What is Your Mission?
During my six decades on this planet, one thing I’ve learned about myself is that I need a sense of purpose and contribution; without these intertwined forces I feel adrift.
During my three decades with the Government of Canada, which started in 1982, I was happiest and felt the most full-filled when I knew that my work had substance, contributing to my organization’s mission. When I moved later into a management position, I felt even more energized when, after falling down a few times, I saw my team doing amazing stuff. Our clients loved our products and services.
My previous work in consumer lending, which began after university, lasted only two years. Realizing that finance companies were essentially ripping off people left me feeling dirty and confused. Plus, having to spend half my time collecting money, often from single moms whose deadbeat husbands had taken off, proved to be an exercise in observing human despair. I finally quit, all the while with a new baby girl, and went back to school to earn a Masters degree in economics. It was one of the smartest things I’ve ever done.
However, my public service career was not all roses. After almost two decades working in a small regional office, which served a region of almost 2,000 employees and where my team and I interacted regularly with the education system, companies and our provincial government colleagues, I moved to Ottawa in 2000.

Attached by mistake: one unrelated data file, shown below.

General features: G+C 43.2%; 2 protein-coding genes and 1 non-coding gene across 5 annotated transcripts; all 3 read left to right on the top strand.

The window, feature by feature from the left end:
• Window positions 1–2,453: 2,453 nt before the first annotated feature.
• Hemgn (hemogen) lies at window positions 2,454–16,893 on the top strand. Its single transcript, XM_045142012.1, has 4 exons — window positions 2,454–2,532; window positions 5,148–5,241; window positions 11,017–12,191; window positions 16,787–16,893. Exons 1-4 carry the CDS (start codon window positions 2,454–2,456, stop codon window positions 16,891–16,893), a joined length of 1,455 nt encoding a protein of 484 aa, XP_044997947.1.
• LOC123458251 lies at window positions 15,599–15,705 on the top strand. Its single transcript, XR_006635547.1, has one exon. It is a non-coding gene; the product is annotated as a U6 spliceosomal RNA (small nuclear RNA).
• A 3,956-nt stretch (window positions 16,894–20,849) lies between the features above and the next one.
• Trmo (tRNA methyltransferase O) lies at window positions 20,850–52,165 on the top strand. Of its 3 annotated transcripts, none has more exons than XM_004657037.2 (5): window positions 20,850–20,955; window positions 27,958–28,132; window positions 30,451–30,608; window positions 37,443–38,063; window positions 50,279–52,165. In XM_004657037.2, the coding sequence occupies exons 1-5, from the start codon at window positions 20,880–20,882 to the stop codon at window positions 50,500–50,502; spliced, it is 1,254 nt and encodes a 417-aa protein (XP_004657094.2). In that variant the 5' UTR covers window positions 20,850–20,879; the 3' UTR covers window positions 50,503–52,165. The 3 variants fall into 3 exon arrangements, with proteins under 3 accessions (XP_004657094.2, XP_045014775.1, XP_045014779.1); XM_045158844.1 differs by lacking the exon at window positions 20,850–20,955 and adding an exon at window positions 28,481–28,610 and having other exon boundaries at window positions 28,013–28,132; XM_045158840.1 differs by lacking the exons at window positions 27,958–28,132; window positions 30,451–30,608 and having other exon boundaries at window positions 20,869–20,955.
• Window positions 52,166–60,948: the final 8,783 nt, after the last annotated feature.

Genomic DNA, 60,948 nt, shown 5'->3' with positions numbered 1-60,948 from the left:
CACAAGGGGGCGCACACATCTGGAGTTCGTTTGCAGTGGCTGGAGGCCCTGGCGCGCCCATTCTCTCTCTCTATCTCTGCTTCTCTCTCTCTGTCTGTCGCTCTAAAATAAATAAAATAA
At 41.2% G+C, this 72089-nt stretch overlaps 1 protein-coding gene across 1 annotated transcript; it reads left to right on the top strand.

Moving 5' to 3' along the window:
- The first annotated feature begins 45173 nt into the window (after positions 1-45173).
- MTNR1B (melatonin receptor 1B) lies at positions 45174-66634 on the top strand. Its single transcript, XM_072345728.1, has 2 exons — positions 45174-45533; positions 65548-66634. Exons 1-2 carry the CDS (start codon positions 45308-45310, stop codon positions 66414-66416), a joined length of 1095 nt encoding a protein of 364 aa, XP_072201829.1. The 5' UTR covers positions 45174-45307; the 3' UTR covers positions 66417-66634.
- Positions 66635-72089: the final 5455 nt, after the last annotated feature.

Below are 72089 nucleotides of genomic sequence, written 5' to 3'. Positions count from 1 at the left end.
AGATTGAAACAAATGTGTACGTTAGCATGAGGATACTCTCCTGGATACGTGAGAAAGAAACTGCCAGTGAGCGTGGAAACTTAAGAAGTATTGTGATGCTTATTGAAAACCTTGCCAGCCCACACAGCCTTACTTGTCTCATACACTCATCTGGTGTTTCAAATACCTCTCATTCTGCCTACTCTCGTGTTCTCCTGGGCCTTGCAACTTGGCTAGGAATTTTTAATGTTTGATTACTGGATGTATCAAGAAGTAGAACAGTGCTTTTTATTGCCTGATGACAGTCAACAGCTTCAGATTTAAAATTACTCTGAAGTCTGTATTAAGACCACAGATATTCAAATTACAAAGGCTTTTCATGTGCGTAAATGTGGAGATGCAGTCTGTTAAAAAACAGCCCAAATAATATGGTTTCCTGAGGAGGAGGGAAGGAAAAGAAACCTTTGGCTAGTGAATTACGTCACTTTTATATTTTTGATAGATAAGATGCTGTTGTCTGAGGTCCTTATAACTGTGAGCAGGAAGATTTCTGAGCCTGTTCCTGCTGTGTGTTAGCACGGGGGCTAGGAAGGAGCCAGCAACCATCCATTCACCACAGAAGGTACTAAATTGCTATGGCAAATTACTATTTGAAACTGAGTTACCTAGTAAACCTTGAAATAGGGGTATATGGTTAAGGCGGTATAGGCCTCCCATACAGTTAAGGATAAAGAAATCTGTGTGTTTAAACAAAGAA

Ottawa, Canada’s gorgeous capital, is a terrific place in which to raise a family, or to live if you’re unattached. But working in a federal government head office is an experience that leaves one feeling disconnected from reality, lacking any concrete sense of purpose and contribution.
I hit the eject button at the end of 2010, no longer wanting to be part of a dysfunctional culture. That culture has continued to deteriorate under Prime Minister Stephen Harper. Canada’s once internationally respected public service has become a sad spectacle, characterized by high levels of employee stress, lack of trust and respect, and political gamesmanship by the Harper government.
It’s about purpose and contribution in our lives. Work is but only one avenue where we may, if we’re lucky, attain it. I did okay for some 20 years in government.
Fortunately, I’ve always managed to maintain a strong sense of overall purpose and contribution in my life. Whether it’s been raising four terrific kids to adulthood and watching five grand children arrive; or volunteering with the Canadian Red Cross, the United Way or Scouts Canada; or returning to start playing the piano again after a 32 year absence, it’s about discovering what drives you forward and what makes you feel that you’re contributing to society.
For the past six years I’ve been blogging actively on leadership issues. I started blogging on a whim before I retired. I wanted to start something new, and because I’ve been writing professionally for 35 years I thought that blogging would be a good creative outlet to express myself. I never thought I’d stay with it this long, or create a readership from over 160 countries on six continents. That has been both inspiring and humbling.
So folks, find your mission in life. As a former undergrad classmate, Randy, said at the end of his valedictorian address on contribution to society at my graduation in 1978, “Leave a mark.”
Think of the power those three words reflect, especially if each of us truly attempted to find one way to make our world a better place.
We need to give each other the space to grow, to be ourselves, to exercise our diversity. We need to give each other space so that we may both give and receive such beautiful things as ideas, openness, dignity, joy, healing, and inclusion.
– Max DePree
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